YouTuber Peter McKinnon is often bombarded with questions about where he gets the music for his YouTube videos. And after being asked so many times, he's finally made a video detailing how he finds music that he is licensed to use.

“Music is so important,” McKinnon stresses at the beginning of his video, “It makes us feel happy, sad, stressed, excited. It sets the mood for whatever the piece is that you’re doing.”

But copyright law can prevent you from using a song that you thought was perfect for a particular scene you shot and pretty much only big time movie products will be able to pay for those songs to be in their productions. “You’re not going to be able to use top 40 sellers in your videos,” McKinnon says, “the licensing fees alone to pay for that kind of thing. Ridiculous. It’s just not going to happen.”

But there are luckily some affordable alternatives. McKinnon says that he uses a website called Epidemic Sound, which charges about $15 a month for full access to their entire library of composed music. In the website, you have the ability to customize the songs, as well, by downloading stems of the song. “That opens up creative freedom exponentially,” says McKinnon, later saying big YouTubers like Pewdiepie use Epidemic Sound.

But if you just aren’t down with having to pay for any kind of licensing fees, McKinnon says that there is an option to use through your YouTube account. With your YouTube account, you can enter Creator Studio, go to create and access YouTube’s free music library. McKinnon does say that it doesn't have as much to choose from as Epidemic Sound, but it is a viable option to use.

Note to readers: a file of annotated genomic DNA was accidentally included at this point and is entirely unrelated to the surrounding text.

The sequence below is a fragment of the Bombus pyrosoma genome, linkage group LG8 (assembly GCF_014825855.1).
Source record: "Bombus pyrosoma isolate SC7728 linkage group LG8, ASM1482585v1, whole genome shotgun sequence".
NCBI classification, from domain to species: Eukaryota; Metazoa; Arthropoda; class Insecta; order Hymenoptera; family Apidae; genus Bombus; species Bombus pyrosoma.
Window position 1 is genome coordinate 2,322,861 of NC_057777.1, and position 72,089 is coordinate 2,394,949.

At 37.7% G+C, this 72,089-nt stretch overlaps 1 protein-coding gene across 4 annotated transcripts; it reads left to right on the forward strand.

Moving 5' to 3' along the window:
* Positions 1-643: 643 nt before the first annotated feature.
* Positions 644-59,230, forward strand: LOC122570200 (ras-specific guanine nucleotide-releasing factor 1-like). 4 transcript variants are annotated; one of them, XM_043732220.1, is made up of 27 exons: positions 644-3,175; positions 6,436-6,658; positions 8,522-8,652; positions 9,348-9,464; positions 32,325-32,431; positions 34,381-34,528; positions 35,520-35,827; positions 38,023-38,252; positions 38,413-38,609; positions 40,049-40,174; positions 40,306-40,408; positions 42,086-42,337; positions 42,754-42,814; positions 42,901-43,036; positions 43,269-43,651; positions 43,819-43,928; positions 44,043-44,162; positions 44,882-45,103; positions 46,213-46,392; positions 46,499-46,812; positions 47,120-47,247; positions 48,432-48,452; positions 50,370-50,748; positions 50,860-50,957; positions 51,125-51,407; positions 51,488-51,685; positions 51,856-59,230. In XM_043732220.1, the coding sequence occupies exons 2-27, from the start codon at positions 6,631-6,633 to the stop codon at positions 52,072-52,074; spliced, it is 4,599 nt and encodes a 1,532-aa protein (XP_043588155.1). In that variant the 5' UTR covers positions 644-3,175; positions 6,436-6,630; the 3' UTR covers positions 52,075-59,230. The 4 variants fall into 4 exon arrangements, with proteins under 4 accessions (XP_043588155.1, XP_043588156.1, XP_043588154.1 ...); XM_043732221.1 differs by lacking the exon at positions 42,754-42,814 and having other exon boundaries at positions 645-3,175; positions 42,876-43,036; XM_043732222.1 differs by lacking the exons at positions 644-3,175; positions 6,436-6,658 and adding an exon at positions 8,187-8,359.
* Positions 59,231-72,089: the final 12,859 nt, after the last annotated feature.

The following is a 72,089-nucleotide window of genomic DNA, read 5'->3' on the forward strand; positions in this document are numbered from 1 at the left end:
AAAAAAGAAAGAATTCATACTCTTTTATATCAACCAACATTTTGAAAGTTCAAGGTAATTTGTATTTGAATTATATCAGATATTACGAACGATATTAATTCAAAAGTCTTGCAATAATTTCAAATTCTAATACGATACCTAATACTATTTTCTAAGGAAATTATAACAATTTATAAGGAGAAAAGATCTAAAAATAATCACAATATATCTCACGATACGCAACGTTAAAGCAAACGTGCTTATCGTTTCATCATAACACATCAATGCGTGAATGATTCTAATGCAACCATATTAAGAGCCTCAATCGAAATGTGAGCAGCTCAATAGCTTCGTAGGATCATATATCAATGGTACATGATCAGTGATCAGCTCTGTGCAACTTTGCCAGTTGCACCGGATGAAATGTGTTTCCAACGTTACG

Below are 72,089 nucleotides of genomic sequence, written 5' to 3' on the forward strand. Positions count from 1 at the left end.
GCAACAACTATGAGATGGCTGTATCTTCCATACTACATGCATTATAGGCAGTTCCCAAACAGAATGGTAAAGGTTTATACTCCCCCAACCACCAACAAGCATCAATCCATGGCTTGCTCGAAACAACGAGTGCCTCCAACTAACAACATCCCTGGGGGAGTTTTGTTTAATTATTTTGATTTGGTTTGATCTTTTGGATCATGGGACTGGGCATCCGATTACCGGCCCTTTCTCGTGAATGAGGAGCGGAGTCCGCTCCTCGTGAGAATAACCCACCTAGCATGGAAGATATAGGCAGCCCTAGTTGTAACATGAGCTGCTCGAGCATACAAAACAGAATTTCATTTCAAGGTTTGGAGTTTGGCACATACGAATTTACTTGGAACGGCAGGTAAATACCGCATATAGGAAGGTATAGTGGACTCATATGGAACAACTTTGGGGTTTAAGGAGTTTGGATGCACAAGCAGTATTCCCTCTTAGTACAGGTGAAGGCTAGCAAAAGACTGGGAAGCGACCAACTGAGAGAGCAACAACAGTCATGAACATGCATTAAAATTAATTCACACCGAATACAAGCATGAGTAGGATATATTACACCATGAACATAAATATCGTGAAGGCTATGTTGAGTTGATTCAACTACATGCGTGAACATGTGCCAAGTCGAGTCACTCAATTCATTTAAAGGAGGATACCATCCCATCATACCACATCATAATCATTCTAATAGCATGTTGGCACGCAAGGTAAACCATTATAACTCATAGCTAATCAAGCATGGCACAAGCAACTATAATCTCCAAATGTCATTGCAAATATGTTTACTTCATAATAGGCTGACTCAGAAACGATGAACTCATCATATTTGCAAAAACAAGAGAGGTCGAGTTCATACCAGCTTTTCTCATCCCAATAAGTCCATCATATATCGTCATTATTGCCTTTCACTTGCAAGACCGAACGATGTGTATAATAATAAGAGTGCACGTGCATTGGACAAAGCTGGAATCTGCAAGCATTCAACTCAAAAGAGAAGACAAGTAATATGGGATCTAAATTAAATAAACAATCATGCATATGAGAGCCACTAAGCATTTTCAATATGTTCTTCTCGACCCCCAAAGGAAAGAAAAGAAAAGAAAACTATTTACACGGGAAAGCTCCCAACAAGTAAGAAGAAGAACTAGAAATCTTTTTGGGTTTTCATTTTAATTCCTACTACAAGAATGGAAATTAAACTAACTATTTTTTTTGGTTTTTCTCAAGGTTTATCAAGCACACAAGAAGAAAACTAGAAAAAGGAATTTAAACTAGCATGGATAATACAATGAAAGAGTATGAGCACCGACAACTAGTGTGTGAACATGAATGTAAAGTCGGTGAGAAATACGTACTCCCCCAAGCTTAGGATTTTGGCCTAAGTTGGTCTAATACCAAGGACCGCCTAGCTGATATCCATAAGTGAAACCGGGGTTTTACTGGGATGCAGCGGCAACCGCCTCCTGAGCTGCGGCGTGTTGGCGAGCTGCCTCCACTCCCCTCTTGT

Lastly, he says that you can either find someone that writes music or write the music yourself. McKinnon says that he has a friend that composes music and from time to time asks him to compose a few tracks. He also says that it is important to start making connections and networking. “Maybe one of your friend is up and coming and trying to get a start at producing and composing music,” he says, “why not strike up some kind of agreement with them … it’s all about networking. It’s just finding different people that do different things.” Now, if you can’t find the music that you want for your scene, McKinnon says that maybe the only way for you to find the music you want is for you to make it yourself. “You could go out, buy like a MIDI keyboard and plug it into your iMac and open up GarageBand or open up Audition, or whatever it is that you use … and you can learn that software,” he says.

McKinnon strongly states that the end of his video not to “use stuff that you haven’t paid for.” “Don’t use unlicensed tracks because it will get flagged. It will get taken down. You will get copyright strikes against you and it’s just not cool. All of these artists … that’s still work that they’ve done that they deserve credit and they deserve to be paid for.”

There are affordable ways out there to get great music for your video projects; find the way that suits you best.

Sean Berry is a blogger and Videomaker Associate Editor.